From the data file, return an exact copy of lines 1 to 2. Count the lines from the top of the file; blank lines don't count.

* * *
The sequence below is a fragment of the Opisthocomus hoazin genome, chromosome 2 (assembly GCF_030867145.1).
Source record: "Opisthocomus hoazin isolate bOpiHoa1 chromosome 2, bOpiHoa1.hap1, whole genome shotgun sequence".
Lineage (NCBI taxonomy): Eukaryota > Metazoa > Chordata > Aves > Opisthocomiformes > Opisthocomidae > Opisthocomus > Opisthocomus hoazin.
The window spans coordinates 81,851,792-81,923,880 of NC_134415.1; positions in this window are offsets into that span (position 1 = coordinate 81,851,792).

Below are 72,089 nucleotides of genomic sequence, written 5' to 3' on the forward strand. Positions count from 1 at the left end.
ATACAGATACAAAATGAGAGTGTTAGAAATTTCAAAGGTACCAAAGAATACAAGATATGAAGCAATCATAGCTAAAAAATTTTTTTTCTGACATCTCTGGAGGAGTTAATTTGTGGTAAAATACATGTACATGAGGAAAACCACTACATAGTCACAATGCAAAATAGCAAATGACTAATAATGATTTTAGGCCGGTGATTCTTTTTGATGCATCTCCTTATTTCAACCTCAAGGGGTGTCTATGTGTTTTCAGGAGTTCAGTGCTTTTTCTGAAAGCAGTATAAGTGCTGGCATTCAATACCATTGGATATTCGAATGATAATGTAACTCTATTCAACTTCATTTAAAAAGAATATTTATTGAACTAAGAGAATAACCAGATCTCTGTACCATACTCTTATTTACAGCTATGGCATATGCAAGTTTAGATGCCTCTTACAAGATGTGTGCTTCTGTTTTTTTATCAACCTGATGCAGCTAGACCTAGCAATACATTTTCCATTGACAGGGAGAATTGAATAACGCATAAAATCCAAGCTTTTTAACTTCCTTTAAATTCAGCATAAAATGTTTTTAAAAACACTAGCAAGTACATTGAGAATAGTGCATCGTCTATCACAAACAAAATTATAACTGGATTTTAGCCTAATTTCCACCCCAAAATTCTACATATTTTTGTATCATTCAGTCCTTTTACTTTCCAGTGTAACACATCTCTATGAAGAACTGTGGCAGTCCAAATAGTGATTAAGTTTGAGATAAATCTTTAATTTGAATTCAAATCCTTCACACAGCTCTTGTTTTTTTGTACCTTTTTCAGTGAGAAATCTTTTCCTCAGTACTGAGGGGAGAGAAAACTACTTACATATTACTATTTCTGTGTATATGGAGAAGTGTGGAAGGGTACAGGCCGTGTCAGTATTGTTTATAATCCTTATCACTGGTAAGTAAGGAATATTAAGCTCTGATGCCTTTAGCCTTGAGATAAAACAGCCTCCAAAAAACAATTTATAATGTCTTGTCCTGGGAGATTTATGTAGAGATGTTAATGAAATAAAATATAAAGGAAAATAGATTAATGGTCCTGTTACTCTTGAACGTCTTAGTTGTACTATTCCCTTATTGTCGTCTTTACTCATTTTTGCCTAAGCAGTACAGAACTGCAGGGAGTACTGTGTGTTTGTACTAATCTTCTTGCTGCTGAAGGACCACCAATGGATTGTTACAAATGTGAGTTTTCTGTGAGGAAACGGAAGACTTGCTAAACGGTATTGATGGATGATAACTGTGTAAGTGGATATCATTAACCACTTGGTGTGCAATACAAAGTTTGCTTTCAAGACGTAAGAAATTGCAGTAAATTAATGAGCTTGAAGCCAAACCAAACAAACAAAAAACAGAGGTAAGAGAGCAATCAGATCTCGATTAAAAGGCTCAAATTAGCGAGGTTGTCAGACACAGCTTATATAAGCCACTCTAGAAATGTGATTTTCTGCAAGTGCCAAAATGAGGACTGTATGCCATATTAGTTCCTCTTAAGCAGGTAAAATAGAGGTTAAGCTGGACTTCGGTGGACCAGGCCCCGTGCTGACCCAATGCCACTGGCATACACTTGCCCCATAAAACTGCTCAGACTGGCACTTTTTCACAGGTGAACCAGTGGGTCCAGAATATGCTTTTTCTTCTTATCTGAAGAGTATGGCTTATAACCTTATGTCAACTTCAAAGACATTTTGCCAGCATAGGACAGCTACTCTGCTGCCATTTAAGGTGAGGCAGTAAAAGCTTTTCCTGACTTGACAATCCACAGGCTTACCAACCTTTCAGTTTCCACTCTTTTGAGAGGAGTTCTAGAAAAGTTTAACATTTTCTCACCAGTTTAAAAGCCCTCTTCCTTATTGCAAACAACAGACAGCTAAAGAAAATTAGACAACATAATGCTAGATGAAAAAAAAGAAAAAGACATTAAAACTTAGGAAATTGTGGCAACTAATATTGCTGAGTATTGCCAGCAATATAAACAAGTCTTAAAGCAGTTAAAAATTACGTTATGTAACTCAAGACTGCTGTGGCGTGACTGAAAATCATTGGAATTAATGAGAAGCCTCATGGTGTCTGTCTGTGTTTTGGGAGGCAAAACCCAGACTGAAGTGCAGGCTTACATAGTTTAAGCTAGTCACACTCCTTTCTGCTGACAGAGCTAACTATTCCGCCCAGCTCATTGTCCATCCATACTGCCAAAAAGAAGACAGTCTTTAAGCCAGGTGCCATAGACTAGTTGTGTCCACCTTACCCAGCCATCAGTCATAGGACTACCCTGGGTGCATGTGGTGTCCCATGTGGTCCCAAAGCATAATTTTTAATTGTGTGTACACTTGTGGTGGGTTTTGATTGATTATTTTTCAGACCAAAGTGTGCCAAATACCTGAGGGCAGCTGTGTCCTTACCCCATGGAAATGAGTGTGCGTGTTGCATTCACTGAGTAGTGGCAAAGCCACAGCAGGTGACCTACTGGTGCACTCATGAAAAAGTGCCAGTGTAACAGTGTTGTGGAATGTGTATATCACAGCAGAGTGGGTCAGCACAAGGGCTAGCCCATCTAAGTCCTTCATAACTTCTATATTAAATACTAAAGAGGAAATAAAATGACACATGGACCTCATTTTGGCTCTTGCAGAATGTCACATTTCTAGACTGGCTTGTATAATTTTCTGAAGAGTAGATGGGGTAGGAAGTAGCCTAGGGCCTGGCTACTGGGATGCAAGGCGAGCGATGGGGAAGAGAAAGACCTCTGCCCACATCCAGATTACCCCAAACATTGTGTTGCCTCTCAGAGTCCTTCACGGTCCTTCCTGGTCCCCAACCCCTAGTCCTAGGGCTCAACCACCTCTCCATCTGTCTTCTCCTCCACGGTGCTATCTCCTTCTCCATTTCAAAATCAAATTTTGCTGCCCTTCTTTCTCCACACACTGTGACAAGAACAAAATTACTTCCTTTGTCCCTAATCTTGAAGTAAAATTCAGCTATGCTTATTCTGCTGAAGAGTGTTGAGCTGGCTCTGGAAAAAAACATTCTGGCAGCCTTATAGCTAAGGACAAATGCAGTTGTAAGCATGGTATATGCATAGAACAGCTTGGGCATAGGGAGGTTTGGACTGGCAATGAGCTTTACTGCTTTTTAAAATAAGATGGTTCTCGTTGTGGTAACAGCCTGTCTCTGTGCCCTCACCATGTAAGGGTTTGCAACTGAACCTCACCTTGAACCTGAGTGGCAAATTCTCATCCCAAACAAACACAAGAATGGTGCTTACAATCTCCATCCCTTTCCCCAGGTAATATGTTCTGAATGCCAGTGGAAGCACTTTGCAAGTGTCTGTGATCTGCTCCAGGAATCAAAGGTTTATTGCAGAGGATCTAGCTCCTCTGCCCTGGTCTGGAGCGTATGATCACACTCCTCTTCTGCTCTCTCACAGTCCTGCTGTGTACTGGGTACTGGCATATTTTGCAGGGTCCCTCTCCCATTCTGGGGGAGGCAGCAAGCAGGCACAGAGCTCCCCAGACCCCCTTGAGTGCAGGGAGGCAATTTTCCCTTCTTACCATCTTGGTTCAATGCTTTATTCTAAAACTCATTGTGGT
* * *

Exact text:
The sequence below is a fragment of the Opisthocomus hoazin genome, chromosome 2 (assembly GCF_030867145.1).
Source record: "Opisthocomus hoazin isolate bOpiHoa1 chromosome 2, bOpiHoa1.hap1, whole genome shotgun sequence".